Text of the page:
An Irish prayer for you today:

May God give you, For every storm, a rainbow,
For every tear, a smile,
For every care, a promise
And a blessing in each trial.
For every problem life sends, A faithful friend to share,
For every sigh, a sweet song,
And an answer for each prayer.

I have a small "finish" to share. I had quite a number of small pieces of light neutrals left over from the quilt I am piecing, so I put them together in very simple blocks and assembled them into an 18" square for a table centre. It really doesn't show up well here but there were 17 different fabrics used. I machine quilted it with a serpentine stitch, and it will be another class sample for an upcoming class. Nothing fancy, but it will serve its intended purpose.
What do you do with small leftover pieces? Fold them up with the remaining fabric, put them in a scrap basket, or turn them into something?
Tomorrow I'll tell you about another leftovers creation... in the kitchen. Curried Squash Soup


May your blessings outnumber the shamrocks that grow,
And may trouble avoid you wherever you go. ~ Irish Blessing

Saturday, March 12, 2016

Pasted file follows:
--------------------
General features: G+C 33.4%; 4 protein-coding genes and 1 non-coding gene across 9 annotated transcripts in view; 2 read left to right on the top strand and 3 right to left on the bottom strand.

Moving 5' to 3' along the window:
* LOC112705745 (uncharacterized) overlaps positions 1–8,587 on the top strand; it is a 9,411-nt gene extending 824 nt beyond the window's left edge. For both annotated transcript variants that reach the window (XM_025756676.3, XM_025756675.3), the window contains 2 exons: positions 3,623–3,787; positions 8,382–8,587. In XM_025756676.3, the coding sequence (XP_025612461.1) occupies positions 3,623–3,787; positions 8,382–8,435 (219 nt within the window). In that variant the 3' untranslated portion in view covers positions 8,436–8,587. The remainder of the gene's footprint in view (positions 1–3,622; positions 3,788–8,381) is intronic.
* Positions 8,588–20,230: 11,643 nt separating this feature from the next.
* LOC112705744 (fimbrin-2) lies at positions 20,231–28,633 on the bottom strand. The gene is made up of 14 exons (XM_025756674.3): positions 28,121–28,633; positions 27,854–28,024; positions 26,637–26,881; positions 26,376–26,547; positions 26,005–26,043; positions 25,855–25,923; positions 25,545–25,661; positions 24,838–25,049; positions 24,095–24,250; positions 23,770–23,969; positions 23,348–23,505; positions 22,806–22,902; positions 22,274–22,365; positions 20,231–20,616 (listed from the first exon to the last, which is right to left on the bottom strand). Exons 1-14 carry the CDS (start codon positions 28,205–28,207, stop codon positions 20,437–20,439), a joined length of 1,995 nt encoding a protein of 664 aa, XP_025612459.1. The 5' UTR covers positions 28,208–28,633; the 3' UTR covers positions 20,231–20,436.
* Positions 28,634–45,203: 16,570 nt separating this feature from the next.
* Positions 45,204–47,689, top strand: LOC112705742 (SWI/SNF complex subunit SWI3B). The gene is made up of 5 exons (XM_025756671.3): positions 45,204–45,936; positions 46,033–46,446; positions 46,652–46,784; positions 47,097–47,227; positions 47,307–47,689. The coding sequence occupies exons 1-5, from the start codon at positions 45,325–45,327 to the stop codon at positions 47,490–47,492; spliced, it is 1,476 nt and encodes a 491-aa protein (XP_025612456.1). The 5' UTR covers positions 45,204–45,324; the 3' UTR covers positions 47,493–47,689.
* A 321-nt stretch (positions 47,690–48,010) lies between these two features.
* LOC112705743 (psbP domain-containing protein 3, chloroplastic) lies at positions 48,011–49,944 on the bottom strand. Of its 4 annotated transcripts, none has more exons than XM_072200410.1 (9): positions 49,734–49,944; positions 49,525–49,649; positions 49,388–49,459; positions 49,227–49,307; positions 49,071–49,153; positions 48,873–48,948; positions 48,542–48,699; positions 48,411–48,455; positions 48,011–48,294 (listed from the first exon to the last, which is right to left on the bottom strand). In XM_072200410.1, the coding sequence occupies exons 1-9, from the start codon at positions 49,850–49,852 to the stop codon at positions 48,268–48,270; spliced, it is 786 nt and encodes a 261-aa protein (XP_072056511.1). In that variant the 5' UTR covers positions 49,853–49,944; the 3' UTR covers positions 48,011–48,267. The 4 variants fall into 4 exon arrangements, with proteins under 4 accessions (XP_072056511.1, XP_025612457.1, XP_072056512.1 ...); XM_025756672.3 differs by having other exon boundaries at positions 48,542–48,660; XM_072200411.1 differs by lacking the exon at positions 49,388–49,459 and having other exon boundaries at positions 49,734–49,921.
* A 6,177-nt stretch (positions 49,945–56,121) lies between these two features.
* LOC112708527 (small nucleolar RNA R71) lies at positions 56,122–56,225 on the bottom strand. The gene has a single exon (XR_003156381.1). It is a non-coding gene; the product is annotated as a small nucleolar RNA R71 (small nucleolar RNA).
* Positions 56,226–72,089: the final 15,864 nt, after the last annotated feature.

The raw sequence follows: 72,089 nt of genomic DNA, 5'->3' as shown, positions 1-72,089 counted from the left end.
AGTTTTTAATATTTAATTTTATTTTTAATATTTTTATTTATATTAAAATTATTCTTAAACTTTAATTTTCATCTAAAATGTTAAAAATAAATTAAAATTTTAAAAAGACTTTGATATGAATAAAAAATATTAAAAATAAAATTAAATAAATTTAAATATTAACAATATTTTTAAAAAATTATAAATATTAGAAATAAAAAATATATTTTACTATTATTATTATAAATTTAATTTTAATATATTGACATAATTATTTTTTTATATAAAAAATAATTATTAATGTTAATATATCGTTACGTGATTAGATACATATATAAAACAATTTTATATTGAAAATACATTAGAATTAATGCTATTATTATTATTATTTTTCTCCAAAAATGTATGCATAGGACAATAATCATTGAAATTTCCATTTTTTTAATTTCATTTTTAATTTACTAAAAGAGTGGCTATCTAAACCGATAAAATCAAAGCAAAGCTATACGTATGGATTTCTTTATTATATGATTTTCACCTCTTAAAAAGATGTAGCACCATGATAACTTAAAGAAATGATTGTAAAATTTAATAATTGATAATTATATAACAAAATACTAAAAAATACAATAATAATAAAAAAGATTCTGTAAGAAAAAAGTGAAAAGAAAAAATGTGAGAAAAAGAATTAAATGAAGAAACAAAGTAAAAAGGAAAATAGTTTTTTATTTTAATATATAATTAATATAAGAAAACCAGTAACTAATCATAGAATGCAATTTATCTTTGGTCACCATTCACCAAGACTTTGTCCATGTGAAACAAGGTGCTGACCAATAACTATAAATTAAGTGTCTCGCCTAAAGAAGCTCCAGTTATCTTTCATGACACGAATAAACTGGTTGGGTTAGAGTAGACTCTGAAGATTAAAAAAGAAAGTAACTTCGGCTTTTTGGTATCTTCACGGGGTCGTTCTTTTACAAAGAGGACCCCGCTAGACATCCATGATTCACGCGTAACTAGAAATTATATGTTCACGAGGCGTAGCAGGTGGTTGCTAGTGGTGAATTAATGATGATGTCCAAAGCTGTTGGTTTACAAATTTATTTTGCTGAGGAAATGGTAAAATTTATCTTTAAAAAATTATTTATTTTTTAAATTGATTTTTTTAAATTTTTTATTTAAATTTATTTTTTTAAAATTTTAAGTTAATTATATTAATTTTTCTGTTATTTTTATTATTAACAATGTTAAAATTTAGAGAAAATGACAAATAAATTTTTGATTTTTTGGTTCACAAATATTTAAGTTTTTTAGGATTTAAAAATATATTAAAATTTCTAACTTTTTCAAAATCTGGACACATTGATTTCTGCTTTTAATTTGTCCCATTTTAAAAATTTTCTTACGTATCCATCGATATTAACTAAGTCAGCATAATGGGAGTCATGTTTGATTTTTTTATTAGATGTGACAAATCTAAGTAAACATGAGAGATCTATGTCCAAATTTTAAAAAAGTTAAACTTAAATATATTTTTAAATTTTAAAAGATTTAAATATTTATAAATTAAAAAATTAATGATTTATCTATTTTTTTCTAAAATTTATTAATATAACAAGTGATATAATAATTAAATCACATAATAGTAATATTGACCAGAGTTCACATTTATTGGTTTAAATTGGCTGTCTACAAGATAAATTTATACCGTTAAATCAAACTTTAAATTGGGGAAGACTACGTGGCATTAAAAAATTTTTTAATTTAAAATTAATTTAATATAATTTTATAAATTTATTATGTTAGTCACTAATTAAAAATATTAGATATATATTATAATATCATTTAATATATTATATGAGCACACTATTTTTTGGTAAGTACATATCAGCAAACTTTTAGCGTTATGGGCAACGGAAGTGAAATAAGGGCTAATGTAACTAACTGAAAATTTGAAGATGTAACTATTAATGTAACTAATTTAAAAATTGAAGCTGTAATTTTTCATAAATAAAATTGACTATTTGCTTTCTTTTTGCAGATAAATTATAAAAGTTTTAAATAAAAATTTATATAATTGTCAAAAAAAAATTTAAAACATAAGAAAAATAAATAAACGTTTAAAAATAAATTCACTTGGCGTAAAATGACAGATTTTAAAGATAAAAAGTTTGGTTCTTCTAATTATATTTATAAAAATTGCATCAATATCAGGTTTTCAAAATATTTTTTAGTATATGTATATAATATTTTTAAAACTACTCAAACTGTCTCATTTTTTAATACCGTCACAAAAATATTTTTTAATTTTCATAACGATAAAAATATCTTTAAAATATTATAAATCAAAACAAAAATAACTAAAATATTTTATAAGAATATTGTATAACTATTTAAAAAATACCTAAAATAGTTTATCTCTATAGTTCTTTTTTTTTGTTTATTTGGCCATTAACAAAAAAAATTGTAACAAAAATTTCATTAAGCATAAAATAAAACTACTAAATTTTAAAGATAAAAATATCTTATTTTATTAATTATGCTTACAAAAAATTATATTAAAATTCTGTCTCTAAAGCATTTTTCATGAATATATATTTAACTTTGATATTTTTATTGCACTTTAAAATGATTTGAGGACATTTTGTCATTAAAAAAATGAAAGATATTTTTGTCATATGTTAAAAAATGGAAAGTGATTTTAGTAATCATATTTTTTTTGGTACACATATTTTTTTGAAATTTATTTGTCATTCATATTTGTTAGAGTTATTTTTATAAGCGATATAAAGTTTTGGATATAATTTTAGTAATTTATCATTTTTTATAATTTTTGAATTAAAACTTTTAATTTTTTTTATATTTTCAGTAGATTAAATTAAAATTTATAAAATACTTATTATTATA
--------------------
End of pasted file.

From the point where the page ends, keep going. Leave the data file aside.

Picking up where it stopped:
On My Bookshelf

Sweetland by Michael Crummey is set on a small remote island off the coast of Newfoundland. Moses Sweetland has lived there all of his life, as have many generations of his family before him, in fact the island is named after the family. When the government decides to "re-settle" the community, he's having none of it. Moses is stubborn, set in his ways... you might even say "crusty." The offer is generous, but it must be unanimous, everyone must agree and sign before the offer will go through and Moses is the hold-out. Sweetland has been home for him for sixty-nine years, and despite its rugged lifestyle, he's not interested in leaving. With mounting pressure from family and friends, he does eventually sign the papers, but he won't leave. He manages to stay behind on the island he loves, alone, battling the elements, memories of the past and the desolation of a solitary life.